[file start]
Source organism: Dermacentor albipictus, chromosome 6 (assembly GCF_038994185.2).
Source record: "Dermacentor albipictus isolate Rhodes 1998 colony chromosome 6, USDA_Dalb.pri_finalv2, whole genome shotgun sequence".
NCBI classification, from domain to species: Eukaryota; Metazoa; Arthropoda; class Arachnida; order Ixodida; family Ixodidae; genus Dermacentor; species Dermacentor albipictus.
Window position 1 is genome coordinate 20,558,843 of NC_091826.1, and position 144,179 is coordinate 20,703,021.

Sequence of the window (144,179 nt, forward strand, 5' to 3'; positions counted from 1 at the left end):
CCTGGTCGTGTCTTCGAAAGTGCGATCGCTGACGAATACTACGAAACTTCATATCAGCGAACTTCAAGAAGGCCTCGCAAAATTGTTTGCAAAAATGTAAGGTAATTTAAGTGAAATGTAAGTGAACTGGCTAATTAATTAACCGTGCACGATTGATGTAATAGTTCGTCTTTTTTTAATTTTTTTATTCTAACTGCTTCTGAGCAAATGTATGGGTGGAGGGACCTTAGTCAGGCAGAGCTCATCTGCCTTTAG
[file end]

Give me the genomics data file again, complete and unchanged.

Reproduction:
Source organism: Dermacentor albipictus, chromosome 6 (assembly GCF_038994185.2).
Source record: "Dermacentor albipictus isolate Rhodes 1998 colony chromosome 6, USDA_Dalb.pri_finalv2, whole genome shotgun sequence".
NCBI classification, from domain to species: Eukaryota; Metazoa; Arthropoda; class Arachnida; order Ixodida; family Ixodidae; genus Dermacentor; species Dermacentor albipictus.
Window position 1 is genome coordinate 20,558,843 of NC_091826.1, and position 144,179 is coordinate 20,703,021.

Sequence of the window (144,179 nt, forward strand, 5' to 3'; positions counted from 1 at the left end):
CCTGGTCGTGTCTTCGAAAGTGCGATCGCTGACGAATACTACGAAACTTCATATCAGCGAACTTCAAGAAGGCCTCGCAAAATTGTTTGCAAAAATGTAAGGTAATTTAAGTGAAATGTAAGTGAACTGGCTAATTAATTAACCGTGCACGATTGATGTAATAGTTCGTCTTTTTTTAATTTTTTTATTCTAACTGCTTCTGAGCAAATGTATGGGTGGAGGGACCTTAGTCAGGCAGAGCTCATCTGCCTTTAG